important and I agree but winning is the best feeling of all . But even
still more important for me is the friends Ive made through athletics.These
friendships are the real gold of competition.
Awards become corroded, friends gather no dust.

Paul Stack


The following Leevale athletes won scholarships to American Universities

   
Brosnan David   Iona College
Buckley Padraic Iona College
Carroll Mark  Providence
Carroll Paul  Villanova
Coade  Stephen Iona College
Conroy  Sean  Loyola Chicago
Cronin  Colm  Brown
Crowley Oisin Villanova
Delaney John  Brevard
Donovan Kieran  Holy Cross
Egan Finbarr  Coastal Carolina
Fitzgerald Willie
Foolkes Alan    McNeese
Foolkes Trevor  McNeese
Foolkes Jason McNeese
Gibbons Claire Western Kentucky
Gibbons Stephen Western Kentucky
Grufferty James East Tennessee
Healy David  Providence
Hegarty Niall  St. John’s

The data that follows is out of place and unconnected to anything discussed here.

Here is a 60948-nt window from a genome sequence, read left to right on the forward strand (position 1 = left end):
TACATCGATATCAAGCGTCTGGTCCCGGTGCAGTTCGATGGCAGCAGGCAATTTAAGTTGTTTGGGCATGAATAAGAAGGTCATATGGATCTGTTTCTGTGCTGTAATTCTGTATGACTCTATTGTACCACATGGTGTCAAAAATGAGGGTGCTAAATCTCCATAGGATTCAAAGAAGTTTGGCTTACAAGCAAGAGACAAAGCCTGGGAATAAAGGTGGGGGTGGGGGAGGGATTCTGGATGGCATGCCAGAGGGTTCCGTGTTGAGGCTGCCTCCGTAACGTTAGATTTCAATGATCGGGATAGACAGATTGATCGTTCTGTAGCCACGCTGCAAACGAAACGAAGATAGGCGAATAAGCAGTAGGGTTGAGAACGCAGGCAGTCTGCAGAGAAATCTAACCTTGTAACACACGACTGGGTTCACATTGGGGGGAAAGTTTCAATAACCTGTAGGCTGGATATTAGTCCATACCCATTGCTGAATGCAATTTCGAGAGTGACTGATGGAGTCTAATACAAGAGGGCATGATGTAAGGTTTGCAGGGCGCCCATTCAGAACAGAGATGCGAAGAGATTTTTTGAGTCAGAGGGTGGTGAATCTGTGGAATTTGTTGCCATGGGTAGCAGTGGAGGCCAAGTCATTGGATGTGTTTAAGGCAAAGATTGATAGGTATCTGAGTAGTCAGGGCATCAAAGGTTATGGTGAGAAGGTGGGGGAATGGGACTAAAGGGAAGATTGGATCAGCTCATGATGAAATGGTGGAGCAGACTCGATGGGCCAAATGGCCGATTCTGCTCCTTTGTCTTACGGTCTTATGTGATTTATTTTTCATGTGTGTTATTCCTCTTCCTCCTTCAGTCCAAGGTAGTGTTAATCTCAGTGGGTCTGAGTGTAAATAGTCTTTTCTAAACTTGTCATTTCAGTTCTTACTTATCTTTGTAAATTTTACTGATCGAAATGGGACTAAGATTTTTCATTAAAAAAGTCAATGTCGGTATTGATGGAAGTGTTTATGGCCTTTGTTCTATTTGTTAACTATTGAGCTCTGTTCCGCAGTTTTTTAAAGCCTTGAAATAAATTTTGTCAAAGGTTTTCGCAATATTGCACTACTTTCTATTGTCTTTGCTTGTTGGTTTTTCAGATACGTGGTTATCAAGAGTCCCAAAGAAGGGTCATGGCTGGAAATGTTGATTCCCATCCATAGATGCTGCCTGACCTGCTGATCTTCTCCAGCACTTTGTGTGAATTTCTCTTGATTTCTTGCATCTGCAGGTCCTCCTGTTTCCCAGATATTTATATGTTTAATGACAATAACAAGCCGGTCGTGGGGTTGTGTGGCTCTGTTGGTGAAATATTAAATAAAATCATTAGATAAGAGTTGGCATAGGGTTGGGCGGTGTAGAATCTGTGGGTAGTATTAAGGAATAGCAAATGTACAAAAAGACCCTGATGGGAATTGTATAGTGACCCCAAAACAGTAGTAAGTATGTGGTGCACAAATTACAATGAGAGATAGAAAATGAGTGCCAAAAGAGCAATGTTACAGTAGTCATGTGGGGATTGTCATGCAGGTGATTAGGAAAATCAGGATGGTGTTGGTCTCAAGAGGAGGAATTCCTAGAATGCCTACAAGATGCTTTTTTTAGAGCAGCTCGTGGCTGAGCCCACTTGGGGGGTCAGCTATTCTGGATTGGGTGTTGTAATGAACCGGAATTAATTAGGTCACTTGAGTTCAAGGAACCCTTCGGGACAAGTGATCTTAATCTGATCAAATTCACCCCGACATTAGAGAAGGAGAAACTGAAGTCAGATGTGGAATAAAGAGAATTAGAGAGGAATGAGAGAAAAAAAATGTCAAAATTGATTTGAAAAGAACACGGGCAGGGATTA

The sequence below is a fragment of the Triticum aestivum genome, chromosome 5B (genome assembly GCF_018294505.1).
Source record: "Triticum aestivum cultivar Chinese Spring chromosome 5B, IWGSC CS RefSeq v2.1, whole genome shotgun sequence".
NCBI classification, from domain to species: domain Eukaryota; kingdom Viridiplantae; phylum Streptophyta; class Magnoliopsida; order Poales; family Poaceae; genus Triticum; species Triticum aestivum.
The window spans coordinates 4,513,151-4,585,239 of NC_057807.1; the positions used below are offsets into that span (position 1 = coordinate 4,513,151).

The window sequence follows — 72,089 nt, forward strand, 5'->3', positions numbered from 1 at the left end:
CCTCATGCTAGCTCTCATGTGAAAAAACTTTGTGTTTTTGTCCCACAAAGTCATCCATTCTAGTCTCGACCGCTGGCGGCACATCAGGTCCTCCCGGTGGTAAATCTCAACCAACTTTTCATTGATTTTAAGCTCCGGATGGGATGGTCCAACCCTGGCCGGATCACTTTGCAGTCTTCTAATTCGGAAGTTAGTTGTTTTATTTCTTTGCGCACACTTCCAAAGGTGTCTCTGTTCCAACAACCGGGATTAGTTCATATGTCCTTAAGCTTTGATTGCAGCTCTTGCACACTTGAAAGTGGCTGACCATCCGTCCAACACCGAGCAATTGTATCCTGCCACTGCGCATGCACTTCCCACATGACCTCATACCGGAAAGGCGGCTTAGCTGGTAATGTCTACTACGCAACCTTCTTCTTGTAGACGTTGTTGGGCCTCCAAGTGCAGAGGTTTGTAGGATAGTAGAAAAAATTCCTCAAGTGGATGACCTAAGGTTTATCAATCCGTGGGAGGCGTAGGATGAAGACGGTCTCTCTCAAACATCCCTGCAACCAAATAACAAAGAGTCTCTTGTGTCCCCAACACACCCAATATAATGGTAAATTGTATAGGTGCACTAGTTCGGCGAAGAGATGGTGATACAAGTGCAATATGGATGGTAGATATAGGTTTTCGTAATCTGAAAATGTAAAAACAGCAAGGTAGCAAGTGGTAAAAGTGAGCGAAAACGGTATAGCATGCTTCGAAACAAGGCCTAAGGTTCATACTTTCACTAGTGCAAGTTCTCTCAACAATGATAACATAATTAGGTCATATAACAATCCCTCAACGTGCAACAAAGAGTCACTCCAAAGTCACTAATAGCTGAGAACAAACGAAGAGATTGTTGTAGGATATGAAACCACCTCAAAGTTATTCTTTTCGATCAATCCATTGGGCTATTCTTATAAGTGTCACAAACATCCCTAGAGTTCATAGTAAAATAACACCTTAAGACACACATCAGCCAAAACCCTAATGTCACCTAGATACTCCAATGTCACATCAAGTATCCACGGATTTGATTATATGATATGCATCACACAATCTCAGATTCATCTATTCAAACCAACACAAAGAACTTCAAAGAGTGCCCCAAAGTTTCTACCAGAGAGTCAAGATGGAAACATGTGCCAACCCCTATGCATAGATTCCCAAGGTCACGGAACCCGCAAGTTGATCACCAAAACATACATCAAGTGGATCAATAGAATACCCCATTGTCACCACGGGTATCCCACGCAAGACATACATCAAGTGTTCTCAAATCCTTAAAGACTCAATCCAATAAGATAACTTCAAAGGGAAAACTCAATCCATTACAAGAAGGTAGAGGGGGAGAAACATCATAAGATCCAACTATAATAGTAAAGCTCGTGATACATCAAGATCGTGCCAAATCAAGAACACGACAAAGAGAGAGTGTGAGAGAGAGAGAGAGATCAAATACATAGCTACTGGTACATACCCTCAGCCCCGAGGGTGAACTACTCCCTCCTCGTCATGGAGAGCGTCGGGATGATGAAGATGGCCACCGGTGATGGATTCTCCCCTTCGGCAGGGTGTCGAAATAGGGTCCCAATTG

Horan Gerard Illinois
Hunter John Villanova
Keenan Darren  Boston College
Kiely Denis San Diego
Maunsell Aisling Western Kentucky
McCarthy Martin  Iona College
McGee James North Texas
Murphy Martin
Murray George South Plains Texas
Murray John  Malone
Nason Ken  Villanova
O’Callaghan Gerard  Nebraska
O’Callaghan Declan  Iona
O’Flynn Sean Richmond
O’Lionaird  Ciaran  Michigan
O’Regan Leonard Louisiana State
O’Regan Aidan Villanova
O’Regan Paul Villanova
O’Sullivan  Marcus  Villanova
O’Sullivan Bernard Western Kentucky
Shannon Noel East Tennessee
Treacy  Ray Providence
Triggs  Alan North Texas
Walsh  Donie  Villanova
Walsh  Niamh Richmond
Walsh  Karl Coastal Carolina